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UK news in brief

15 September 2017


Starting young: a group of children dressed as novice monks, with their parents, at the Family Day at Whalley Abbey, in the diocese of Blackburn, last month. The day was organised by the diocesan Board of Education’s Children’s Team

Starting young: a group of children dressed as novice monks, with their parents, at the Family Day at Whalley Abbey, in the diocese of Blackburn...


Grammar-school governors’ chairman resigns

THE Revd Peter Galloway has resigned from the chair of the governors of St Olave’s Grammar School, Orpington, in south London, in the wake of a scandal over the school’s policy of expelling pupils halfway through their A levels if their results were not good enough (News, 8 September). A spokeswoman for the diocese of Rochester confirmed that Mr Galloway had stood down, but said that it was not connected to the outcry over the A-level policy.


Children’s Society compensates those abused in homes

PEOPLE who were sexually, physically, and emotionally abused while living in homes run by the Children’s Society have been quietly paid compensation by the charity over decades, it has emerged. A search of its files as part of the society’s submission to the Independent Inquiry into Child Sexual Abuse turned up 20 cases where the charity had paid compensation to those abused while living in one of the 100 homes it used to run. The last home was shut down in 1997. A further 33 children were given counselling, but no financial compensation, after a claim of abuse. In a statement, the Children’s Society apologised for failing the dozens of victims, some of whose cases which date back to the 1950s.


Poverty is pushing parents to ignore birthdays, says CUF

ONE in nine adults did not celebrate their birthday, Christmas, or another special occasion last year because they did not have enough money, new research by the Church Urban Fund (CUF) has found. The survey also suggested that, during 2016, four per cent of respondents had skipped meals to afford to buy food for their family, and two per cent — almost one million people — had used a foodbank. The CUF’s executive director, Canon Paul Hackwood, said that the findings showed that those suffering from food poverty did not just go hungry, but were excluded from social activities, and experienced anxiety, too.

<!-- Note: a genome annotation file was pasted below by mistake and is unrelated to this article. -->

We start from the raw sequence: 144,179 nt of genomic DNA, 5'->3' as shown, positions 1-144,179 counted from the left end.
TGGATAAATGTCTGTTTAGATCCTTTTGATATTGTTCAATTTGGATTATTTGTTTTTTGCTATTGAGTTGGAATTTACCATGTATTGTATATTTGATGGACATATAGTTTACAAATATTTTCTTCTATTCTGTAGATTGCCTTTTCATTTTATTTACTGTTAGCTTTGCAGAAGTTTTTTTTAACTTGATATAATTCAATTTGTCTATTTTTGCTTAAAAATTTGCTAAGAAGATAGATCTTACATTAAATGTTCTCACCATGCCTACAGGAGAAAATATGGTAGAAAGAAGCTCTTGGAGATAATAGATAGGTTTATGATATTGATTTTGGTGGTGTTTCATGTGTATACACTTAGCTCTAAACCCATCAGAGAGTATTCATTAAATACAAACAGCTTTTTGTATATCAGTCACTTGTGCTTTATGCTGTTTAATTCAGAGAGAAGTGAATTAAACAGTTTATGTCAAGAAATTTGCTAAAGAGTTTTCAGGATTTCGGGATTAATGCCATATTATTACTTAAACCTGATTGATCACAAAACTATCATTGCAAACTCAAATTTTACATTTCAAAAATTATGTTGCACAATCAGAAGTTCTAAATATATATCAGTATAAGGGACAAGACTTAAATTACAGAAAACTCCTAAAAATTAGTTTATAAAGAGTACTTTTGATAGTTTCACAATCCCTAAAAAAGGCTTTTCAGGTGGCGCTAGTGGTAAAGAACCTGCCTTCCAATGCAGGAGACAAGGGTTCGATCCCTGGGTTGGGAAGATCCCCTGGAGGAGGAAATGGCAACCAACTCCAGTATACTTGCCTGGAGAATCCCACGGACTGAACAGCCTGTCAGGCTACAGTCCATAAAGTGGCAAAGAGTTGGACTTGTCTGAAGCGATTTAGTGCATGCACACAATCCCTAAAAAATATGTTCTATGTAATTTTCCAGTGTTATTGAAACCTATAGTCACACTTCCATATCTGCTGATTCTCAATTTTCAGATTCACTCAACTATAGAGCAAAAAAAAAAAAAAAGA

BELINDA HASTIECreating a buzz: Canon Adrian Rhodes, an honorary canon at Manchester Cathedral, referred to as “Canon Apiarist”, has been looking after colonies of Manchester bees on the cathedral’s roof since 2011. Infra-red cameras have been installed on the cathedral’s roof and inside one of the hives


Contest seeks to boost women’s church music

A GROUP of church musicians in Salisbury are asking for submissions from women only to create a musical composition for a new liturgy suitable for Anglican worship. Multitude of Voyces, a collective of musicians who work largely with vulnerable communities, launched the project because they felt that there were too few works written for congregations by women. The winning composition will be performed with the lyrics from Sing a New Church, written by Sister Dolores Dufner in 2012, at the International Women’s Day Service at St Thomas’s, Salisbury, in March. www.multitudeofvoyces.co.uk/competition-details


Coroner confirms priest burnt himself to death

THE Revd Martyn Neale, Vicar of Holy Trinity, Hawley, in Hampshire (News, 4 August; Deaths, 11 August), took his own life by dousing his clothes with petrol and then setting himself on fire in his garden, days after he had been arrested on suspicion of historic sexual offences. He was found dead eight days after learning of the police investigation. The coroner, Andrew Bradley, found that Fr Neale, a member of the General Synod and the council of Forward in Faith, had “effectively incinerated himself”, and that the allegation of abuse had “clearly weighed on him . . . a tortured soul”.


Minister sentenced for disabled-badge fraud

THE Revd Williams Haymaker, of Suffolk Road, Bexhill, who says that he represents St Paul’s Independent Anglican Church, Bexhill, part of the Independent Anglican Communion, was sentenced this week to 200 hours of community service for fraudulently using a dead woman’s disabled blue badge to park for free. He was accompanied to the Court by his dog, the Venerable Mr Piddles. He said that he had intended to return the badge to the council, but had simply forgotten.

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